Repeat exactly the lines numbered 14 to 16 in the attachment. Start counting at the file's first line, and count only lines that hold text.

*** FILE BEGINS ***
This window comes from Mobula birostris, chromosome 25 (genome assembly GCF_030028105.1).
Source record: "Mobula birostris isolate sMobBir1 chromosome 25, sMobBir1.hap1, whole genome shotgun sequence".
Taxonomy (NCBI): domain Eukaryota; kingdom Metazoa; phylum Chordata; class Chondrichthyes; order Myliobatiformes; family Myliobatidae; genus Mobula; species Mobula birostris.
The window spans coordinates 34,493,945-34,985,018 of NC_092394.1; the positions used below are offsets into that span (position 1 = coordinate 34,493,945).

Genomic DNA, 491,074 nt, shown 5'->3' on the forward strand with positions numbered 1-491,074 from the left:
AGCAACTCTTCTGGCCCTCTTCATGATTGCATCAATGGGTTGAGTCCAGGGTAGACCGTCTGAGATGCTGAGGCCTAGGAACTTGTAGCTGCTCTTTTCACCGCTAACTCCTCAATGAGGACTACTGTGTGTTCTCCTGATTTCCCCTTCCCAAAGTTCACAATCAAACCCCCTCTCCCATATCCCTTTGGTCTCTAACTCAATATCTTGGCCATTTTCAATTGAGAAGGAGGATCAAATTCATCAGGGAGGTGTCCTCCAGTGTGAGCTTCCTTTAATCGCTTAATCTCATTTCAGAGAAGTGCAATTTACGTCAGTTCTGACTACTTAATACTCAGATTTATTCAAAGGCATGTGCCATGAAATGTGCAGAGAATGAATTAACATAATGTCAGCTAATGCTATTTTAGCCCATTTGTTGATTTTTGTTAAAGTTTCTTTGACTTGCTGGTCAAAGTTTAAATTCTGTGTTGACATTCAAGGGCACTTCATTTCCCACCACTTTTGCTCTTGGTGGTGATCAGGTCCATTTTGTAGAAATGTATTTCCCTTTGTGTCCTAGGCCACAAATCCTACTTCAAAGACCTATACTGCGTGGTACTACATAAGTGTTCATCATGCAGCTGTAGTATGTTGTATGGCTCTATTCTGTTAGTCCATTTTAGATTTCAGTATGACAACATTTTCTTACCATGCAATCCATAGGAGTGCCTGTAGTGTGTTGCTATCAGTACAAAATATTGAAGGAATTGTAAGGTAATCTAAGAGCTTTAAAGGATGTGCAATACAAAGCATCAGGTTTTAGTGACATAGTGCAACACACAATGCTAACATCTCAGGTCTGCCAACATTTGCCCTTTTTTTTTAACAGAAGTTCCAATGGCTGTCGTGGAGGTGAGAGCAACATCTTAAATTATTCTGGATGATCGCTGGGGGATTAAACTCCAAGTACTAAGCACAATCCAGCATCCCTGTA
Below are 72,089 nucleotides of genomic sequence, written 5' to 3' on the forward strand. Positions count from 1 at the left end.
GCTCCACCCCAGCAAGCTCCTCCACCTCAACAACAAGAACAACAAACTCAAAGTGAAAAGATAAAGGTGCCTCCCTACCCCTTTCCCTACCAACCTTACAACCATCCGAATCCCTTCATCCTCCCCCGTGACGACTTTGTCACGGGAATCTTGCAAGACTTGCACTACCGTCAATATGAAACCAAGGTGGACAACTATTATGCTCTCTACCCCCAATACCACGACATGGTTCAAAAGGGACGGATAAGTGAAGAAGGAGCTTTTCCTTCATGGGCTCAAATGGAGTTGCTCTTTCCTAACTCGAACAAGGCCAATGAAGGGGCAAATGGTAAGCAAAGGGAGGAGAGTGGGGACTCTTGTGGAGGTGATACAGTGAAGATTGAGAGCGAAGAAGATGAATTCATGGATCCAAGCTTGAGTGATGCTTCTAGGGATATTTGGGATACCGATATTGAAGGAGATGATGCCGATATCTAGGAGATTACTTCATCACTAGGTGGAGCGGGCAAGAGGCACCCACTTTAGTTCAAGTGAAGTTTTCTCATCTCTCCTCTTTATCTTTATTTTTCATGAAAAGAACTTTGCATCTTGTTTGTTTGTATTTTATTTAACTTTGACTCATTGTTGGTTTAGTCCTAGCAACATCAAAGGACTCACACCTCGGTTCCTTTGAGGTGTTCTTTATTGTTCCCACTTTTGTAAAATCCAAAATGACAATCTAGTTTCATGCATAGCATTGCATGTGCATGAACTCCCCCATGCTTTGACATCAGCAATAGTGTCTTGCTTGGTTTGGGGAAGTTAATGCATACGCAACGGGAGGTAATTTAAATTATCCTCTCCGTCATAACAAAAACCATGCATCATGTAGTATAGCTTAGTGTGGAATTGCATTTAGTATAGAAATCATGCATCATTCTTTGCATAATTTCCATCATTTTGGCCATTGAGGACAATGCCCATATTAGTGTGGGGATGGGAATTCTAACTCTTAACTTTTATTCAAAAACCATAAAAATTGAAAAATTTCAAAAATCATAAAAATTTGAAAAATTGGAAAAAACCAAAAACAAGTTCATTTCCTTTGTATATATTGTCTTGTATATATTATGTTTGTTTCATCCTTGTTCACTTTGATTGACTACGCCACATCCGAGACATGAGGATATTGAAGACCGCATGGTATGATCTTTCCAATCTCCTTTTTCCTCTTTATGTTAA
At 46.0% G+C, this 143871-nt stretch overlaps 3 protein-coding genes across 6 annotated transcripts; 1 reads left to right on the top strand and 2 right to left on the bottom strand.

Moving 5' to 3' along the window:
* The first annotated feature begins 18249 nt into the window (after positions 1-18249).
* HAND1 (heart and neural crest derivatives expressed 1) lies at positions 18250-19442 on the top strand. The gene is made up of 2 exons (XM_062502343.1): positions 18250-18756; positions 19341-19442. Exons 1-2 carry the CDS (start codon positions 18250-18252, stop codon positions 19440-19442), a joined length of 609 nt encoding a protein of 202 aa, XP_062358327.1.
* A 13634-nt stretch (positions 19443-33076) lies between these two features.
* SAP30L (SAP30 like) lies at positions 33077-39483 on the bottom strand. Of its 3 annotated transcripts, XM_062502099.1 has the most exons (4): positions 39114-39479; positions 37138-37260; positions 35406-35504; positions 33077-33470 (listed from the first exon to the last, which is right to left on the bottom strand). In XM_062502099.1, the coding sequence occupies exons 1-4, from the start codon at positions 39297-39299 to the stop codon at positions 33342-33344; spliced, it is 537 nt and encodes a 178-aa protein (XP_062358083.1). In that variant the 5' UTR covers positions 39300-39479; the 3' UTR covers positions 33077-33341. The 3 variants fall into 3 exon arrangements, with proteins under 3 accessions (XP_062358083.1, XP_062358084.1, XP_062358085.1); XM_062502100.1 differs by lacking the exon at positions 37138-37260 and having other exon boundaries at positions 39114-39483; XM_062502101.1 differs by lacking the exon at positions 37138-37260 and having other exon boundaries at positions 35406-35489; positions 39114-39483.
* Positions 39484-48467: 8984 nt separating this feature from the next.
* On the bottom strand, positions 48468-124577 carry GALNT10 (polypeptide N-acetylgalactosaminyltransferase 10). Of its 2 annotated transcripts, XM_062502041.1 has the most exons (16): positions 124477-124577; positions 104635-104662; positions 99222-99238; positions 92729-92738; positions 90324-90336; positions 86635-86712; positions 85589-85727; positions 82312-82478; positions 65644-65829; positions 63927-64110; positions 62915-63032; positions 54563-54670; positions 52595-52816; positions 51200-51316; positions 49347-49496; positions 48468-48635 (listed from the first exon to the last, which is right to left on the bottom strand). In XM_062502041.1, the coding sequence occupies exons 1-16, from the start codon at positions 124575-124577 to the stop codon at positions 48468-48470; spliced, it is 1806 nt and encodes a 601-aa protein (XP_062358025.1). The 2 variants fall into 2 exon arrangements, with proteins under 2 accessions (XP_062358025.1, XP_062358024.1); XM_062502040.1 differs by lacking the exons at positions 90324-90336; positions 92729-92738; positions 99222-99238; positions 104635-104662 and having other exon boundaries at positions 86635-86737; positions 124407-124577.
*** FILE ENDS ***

* SAP30L (SAP30 like) lies at positions 33077-39483 on the bottom strand. Of its 3 annotated transcripts, XM_062502099.1 has the most exons (4): positions 39114-39479; positions 37138-37260; positions 35406-35504; positions 33077-33470 (listed from the first exon to the last, which is right to left on the bottom strand). In XM_062502099.1, the coding sequence occupies exons 1-4, from the start codon at positions 39297-39299 to the stop codon at positions 33342-33344; spliced, it is 537 nt and encodes a 178-aa protein (XP_062358083.1). In that variant the 5' UTR covers positions 39300-39479; the 3' UTR covers positions 33077-33341. The 3 variants fall into 3 exon arrangements, with proteins under 3 accessions (XP_062358083.1, XP_062358084.1, XP_062358085.1); XM_062502100.1 differs by lacking the exon at positions 37138-37260 and having other exon boundaries at positions 39114-39483; XM_062502101.1 differs by lacking the exon at positions 37138-37260 and having other exon boundaries at positions 35406-35489; positions 39114-39483.
* Positions 39484-48467: 8984 nt separating this feature from the next.
* On the bottom strand, positions 48468-124577 carry GALNT10 (polypeptide N-acetylgalactosaminyltransferase 10). Of its 2 annotated transcripts, XM_062502041.1 has the most exons (16): positions 124477-124577; positions 104635-104662; positions 99222-99238; positions 92729-92738; positions 90324-90336; positions 86635-86712; positions 85589-85727; positions 82312-82478; positions 65644-65829; positions 63927-64110; positions 62915-63032; positions 54563-54670; positions 52595-52816; positions 51200-51316; positions 49347-49496; positions 48468-48635 (listed from the first exon to the last, which is right to left on the bottom strand). In XM_062502041.1, the coding sequence occupies exons 1-16, from the start codon at positions 124575-124577 to the stop codon at positions 48468-48470; spliced, it is 1806 nt and encodes a 601-aa protein (XP_062358025.1). The 2 variants fall into 2 exon arrangements, with proteins under 2 accessions (XP_062358025.1, XP_062358024.1); XM_062502040.1 differs by lacking the exons at positions 90324-90336; positions 92729-92738; positions 99222-99238; positions 104635-104662 and having other exon boundaries at positions 86635-86737; positions 124407-124577.